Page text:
[Foundation-l] Rethinking brands

Erik Moeller erik at wikimedia.org
Wed May 9 04:08:53 UTC 2007

On 5/8/07, Claudio Mastroianni <gattonero at gmail.com> wrote:
> I think it's a bit too late to rename project, _now_.

Not really. None of the names beyond Wikipedia has wide recognition,
not to mention that even widely known names get changed all the time
because of strategic reorientation or for other reasons. Sure, some of
these name changes are failures (the idiotic Borland change to Inprise
is a good example), but that is typically the case when a very
popular, trusted name gets changed to something completely different.
That is not the scenario we are talking about -- I would _not_ suggest
changing the "Wikipedia" name.

> Even if they are not as spread as Wikipedia, Wikinews/books/source/
> etc are at least recognizable: they have a growing identity.

Not outside the wikiblogosphere.

> Instead of resolving the problem of their less "importance amongst
> common people" compared to the Wikipedia's one, you just confirm the
> difference:
> by saying "Wikibooks is now Wikipedia Books" you say: "Yes, you were
> right; Wikibooks was less important then Wikipedia, that's why we
> renamed it".

No, it says that Wikipedia is our strongest and quite probably most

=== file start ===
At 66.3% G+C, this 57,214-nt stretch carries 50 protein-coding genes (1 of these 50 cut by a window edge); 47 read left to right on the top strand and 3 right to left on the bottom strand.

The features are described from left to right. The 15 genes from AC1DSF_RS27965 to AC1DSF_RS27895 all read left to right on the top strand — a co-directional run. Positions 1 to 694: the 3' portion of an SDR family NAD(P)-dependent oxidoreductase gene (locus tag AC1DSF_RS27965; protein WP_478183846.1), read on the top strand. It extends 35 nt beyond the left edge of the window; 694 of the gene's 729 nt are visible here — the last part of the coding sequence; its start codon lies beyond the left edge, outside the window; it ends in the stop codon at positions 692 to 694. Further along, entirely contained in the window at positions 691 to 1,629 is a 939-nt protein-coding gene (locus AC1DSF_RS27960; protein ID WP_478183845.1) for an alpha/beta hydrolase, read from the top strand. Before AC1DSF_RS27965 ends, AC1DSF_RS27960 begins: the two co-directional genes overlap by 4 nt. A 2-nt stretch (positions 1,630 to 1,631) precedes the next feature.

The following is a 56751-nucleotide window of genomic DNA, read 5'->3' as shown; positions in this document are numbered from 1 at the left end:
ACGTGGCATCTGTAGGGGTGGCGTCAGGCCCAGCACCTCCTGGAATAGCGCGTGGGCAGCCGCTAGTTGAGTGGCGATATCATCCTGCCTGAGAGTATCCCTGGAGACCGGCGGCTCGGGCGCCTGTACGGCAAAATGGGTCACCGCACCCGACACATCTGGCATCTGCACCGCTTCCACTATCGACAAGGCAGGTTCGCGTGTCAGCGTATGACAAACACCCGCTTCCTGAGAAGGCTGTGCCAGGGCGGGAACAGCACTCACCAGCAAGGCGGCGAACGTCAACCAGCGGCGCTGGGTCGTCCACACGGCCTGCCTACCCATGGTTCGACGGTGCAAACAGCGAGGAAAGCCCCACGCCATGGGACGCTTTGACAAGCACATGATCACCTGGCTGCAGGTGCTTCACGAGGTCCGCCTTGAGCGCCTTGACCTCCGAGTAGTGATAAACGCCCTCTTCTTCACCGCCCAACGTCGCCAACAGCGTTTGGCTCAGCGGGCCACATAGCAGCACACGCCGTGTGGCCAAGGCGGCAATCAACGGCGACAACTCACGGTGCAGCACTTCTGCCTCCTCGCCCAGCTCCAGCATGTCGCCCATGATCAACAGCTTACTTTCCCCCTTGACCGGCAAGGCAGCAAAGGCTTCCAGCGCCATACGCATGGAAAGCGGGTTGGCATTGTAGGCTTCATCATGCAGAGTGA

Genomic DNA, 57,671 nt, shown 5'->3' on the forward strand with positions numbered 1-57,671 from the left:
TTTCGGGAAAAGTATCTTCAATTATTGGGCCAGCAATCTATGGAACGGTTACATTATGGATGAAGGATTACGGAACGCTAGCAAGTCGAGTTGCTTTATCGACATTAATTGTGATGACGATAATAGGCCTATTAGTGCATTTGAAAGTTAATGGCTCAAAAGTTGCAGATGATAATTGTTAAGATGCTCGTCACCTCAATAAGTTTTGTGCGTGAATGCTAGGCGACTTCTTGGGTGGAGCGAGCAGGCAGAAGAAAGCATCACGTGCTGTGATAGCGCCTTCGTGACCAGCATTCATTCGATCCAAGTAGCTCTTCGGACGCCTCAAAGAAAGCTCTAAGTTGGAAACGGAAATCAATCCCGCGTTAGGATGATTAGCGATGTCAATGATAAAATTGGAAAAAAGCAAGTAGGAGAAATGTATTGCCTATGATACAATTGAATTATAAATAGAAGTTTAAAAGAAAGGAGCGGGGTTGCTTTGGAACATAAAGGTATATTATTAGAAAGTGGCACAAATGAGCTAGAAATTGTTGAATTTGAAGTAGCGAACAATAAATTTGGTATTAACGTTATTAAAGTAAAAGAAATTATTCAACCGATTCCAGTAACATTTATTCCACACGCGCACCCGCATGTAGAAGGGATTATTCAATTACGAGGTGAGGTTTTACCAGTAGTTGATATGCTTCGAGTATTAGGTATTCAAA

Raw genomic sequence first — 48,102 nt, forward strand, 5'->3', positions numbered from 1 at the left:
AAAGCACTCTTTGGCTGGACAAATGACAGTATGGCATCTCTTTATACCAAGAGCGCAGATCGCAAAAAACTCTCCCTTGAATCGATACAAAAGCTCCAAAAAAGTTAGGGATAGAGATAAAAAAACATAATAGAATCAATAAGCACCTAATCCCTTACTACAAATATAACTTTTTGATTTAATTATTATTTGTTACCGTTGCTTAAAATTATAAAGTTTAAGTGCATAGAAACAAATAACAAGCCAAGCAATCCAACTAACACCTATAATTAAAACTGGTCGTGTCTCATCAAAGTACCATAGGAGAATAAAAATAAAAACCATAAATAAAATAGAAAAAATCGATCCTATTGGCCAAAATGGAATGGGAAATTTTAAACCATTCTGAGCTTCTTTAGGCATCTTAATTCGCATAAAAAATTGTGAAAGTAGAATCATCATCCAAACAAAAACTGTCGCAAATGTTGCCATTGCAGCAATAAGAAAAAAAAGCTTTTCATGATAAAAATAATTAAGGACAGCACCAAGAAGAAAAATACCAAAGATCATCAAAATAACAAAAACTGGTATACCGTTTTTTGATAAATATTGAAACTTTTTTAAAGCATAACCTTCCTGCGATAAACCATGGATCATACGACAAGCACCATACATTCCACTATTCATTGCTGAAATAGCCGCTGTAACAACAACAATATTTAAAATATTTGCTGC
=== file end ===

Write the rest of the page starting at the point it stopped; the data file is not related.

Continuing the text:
universal project; it does not say anything about allocation of
resources. And, as I've explained, arguing for partnerships and
support actually gets much _easier_ once you throw the big W name
around. Everyone is doing "the wiki thing" now, but there is only one
Wikipedia. Guess which logo hangs on the Wikimedia office door? Not to
mention the two lovely Wikimedia+Wikipedia banners that are used at
conferences.. and, when I last visited, Wikimedia Deutschland still
had "Wikipedia" on their sign. :-)

> if you abuse of the brand "Wikipedia", you just make it weaker.
> As for now, Wikipedia is a strong brand: it makes people thinking at
> a _encyclopedia_.

Not really; see my response to Brianna. This is a bias in our own
community: We have a strong attachment to our internal semantics,
which do not necessarily relate to the way outsiders perceive our
projects. For most who use Wikipedia, it's simply a site on the web
that has tons of useful information (many are still not aware that it
is user-edited). They do not share any academic definitions of what
Wikipedia is or is not.

> People will start to not understand which is the real
> identity of the wikipedia: encyclopedia? Books? etc etc etc

Hardly, as the projects would still very clearly be separate. People
still think of Google first and foremost as a search engine, but they
also understand that Google operates plenty of other projects (many of
which, like our sister projects, have a connection to the search

> Summarizing: this brand-rethinking is not a solution.
> Instead, it gives more problem to solve.

That summary lacks argumentative support.

Peace & Love,

DISCLAIMER: This message does not represent an official position of
the Wikimedia Foundation or its Board of Trustees.

"An old, rigid civilization is reluctantly dying. Something new, open,
free and exciting is waking up." -- Ming the Mechanic

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